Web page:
Elif Batuman on Scrooge, psychoanalysis and Freud:
'When I consulted Google, I found that the similarity between Scrooge’s experience and talk therapy has been remarked upon by numerous clinicians (see here, here, and here), as well as by literary critics. At first, it seemed strange to me that such a Jewish discourse should be anticipated so plainly by a Christmas story—one written a decade before Freud was born. But when I thought about it more, it started to seem less strange. Freud read and admired Dickens; his first gift to his fiancée, in 1882, was a copy of “David Copperfield.” Why wouldn’t he have read “A Christmas Carol,” which is so much shorter? O.K., he was Jewish, but he was secular. He had a Christmas tree. When I was little, my parents also bought a tree every year, and we would put presents under it, and it was a little bit magical, even though we weren’t Christian. Wasn’t that a big part of Freudianism: that magic is often displaced, but never destroyed? In the old days, people saw ghosts and had visions, and then Freud came and said that everything was actually memory and imagination: nothing was coming from God or the dead. But that didn’t mean the magic was gone. Maybe it had just been somewhere else all along.'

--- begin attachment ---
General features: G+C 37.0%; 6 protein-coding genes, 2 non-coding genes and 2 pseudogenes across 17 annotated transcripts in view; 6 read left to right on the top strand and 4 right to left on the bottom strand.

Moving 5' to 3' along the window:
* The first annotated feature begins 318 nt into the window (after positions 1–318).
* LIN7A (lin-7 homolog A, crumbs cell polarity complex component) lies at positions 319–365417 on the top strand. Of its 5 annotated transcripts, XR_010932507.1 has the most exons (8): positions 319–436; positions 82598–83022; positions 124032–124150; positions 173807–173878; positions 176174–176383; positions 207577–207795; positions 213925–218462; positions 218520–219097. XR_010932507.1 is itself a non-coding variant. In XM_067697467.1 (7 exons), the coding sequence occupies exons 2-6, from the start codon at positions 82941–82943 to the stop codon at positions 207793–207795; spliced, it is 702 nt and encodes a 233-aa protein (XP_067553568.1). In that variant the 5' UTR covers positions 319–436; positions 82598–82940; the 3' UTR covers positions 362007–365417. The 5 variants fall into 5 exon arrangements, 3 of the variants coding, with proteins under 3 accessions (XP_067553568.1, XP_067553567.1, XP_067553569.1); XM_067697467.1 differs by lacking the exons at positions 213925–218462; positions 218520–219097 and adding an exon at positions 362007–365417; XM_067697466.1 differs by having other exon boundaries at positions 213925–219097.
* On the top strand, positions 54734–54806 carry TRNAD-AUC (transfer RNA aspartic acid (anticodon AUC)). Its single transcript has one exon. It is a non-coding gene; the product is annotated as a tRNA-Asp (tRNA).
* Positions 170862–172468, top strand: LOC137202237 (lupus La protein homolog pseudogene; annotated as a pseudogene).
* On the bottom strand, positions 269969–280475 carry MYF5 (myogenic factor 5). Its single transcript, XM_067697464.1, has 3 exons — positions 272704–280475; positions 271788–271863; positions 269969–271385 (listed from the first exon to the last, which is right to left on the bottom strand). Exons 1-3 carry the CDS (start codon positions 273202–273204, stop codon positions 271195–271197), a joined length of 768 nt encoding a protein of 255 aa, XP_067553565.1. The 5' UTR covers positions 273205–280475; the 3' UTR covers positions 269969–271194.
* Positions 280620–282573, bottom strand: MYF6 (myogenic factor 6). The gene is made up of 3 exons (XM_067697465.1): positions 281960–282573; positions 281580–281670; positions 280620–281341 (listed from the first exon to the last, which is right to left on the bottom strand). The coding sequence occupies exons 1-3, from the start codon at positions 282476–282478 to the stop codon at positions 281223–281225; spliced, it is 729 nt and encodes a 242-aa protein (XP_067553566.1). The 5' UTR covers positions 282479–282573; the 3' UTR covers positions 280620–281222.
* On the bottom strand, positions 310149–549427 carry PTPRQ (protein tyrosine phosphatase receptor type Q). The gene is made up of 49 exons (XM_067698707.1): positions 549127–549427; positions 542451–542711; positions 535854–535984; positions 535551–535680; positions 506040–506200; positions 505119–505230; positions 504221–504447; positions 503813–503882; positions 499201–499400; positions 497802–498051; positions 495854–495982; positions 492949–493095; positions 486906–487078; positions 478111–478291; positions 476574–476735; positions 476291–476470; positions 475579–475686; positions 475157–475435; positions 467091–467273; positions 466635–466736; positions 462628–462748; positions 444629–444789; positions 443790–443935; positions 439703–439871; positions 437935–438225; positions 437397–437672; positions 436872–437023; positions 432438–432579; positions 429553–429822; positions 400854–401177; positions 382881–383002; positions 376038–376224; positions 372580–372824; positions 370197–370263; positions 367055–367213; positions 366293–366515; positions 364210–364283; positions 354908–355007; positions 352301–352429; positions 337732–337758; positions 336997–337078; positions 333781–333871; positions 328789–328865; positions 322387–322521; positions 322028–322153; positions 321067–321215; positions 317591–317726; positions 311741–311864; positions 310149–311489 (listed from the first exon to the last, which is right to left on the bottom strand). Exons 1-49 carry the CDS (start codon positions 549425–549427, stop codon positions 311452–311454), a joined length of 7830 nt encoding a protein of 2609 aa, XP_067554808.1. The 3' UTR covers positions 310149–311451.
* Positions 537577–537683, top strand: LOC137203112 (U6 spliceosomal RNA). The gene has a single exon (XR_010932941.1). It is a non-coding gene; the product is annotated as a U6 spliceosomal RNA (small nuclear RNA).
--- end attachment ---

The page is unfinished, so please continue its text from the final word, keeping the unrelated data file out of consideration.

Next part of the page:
Read the article here.
This is the litmus test for assimilation: do we have a Christmas tree?